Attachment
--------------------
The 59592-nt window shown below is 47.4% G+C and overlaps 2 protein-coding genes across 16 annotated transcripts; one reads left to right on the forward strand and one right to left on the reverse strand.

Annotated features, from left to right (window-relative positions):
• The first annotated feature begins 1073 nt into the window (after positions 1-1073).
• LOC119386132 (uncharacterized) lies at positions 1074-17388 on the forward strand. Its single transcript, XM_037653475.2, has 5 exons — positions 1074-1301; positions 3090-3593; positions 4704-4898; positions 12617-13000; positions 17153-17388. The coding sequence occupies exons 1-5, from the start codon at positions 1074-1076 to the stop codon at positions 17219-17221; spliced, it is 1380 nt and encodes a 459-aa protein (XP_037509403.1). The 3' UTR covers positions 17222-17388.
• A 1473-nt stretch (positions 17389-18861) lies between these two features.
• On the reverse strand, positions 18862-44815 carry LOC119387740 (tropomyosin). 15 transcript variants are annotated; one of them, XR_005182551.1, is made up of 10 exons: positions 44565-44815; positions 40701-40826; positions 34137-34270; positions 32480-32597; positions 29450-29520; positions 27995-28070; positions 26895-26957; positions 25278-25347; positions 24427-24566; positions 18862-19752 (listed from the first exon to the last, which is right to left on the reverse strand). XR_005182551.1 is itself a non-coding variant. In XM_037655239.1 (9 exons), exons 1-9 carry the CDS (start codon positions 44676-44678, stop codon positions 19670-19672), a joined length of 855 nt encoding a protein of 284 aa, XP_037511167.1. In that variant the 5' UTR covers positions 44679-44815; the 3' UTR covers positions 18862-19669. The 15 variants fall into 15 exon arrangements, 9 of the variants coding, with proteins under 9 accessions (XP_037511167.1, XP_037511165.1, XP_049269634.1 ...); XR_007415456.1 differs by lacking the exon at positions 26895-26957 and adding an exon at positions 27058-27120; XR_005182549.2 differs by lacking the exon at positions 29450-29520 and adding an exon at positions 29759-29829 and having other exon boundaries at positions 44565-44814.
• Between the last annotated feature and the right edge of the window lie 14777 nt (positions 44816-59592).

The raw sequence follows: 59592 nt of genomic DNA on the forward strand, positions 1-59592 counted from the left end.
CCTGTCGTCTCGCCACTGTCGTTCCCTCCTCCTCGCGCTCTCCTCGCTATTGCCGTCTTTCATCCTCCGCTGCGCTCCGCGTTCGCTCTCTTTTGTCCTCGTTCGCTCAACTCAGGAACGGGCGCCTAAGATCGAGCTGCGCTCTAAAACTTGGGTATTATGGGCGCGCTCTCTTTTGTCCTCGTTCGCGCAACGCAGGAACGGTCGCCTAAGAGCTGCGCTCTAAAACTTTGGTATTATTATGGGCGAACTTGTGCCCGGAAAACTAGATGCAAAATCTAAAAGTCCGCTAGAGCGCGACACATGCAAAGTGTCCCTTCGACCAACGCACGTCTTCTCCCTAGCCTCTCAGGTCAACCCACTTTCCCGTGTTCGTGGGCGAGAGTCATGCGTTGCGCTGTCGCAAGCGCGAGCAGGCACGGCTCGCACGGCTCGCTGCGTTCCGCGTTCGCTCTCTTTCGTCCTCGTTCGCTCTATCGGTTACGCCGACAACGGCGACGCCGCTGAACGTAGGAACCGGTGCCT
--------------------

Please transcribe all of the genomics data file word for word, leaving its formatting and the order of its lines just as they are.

The 59592-nt window shown below is 47.4% G+C and overlaps 2 protein-coding genes across 16 annotated transcripts; one reads left to right on the forward strand and one right to left on the reverse strand.

Annotated features, from left to right (window-relative positions):
• The first annotated feature begins 1073 nt into the window (after positions 1-1073).
• LOC119386132 (uncharacterized) lies at positions 1074-17388 on the forward strand. Its single transcript, XM_037653475.2, has 5 exons — positions 1074-1301; positions 3090-3593; positions 4704-4898; positions 12617-13000; positions 17153-17388. The coding sequence occupies exons 1-5, from the start codon at positions 1074-1076 to the stop codon at positions 17219-17221; spliced, it is 1380 nt and encodes a 459-aa protein (XP_037509403.1). The 3' UTR covers positions 17222-17388.
• A 1473-nt stretch (positions 17389-18861) lies between these two features.
• On the reverse strand, positions 18862-44815 carry LOC119387740 (tropomyosin). 15 transcript variants are annotated; one of them, XR_005182551.1, is made up of 10 exons: positions 44565-44815; positions 40701-40826; positions 34137-34270; positions 32480-32597; positions 29450-29520; positions 27995-28070; positions 26895-26957; positions 25278-25347; positions 24427-24566; positions 18862-19752 (listed from the first exon to the last, which is right to left on the reverse strand). XR_005182551.1 is itself a non-coding variant. In XM_037655239.1 (9 exons), exons 1-9 carry the CDS (start codon positions 44676-44678, stop codon positions 19670-19672), a joined length of 855 nt encoding a protein of 284 aa, XP_037511167.1. In that variant the 5' UTR covers positions 44679-44815; the 3' UTR covers positions 18862-19669. The 15 variants fall into 15 exon arrangements, 9 of the variants coding, with proteins under 9 accessions (XP_037511167.1, XP_037511165.1, XP_049269634.1 ...); XR_007415456.1 differs by lacking the exon at positions 26895-26957 and adding an exon at positions 27058-27120; XR_005182549.2 differs by lacking the exon at positions 29450-29520 and adding an exon at positions 29759-29829 and having other exon boundaries at positions 44565-44814.
• Between the last annotated feature and the right edge of the window lie 14777 nt (positions 44816-59592).

The raw sequence follows: 59592 nt of genomic DNA on the forward strand, positions 1-59592 counted from the left end.
CCTGTCGTCTCGCCACTGTCGTTCCCTCCTCCTCGCGCTCTCCTCGCTATTGCCGTCTTTCATCCTCCGCTGCGCTCCGCGTTCGCTCTCTTTTGTCCTCGTTCGCTCAACTCAGGAACGGGCGCCTAAGATCGAGCTGCGCTCTAAAACTTGGGTATTATGGGCGCGCTCTCTTTTGTCCTCGTTCGCGCAACGCAGGAACGGTCGCCTAAGAGCTGCGCTCTAAAACTTTGGTATTATTATGGGCGAACTTGTGCCCGGAAAACTAGATGCAAAATCTAAAAGTCCGCTAGAGCGCGACACATGCAAAGTGTCCCTTCGACCAACGCACGTCTTCTCCCTAGCCTCTCAGGTCAACCCACTTTCCCGTGTTCGTGGGCGAGAGTCATGCGTTGCGCTGTCGCAAGCGCGAGCAGGCACGGCTCGCACGGCTCGCTGCGTTCCGCGTTCGCTCTCTTTCGTCCTCGTTCGCTCTATCGGTTACGCCGACAACGGCGACGCCGCTGAACGTAGGAACCGGTGCCT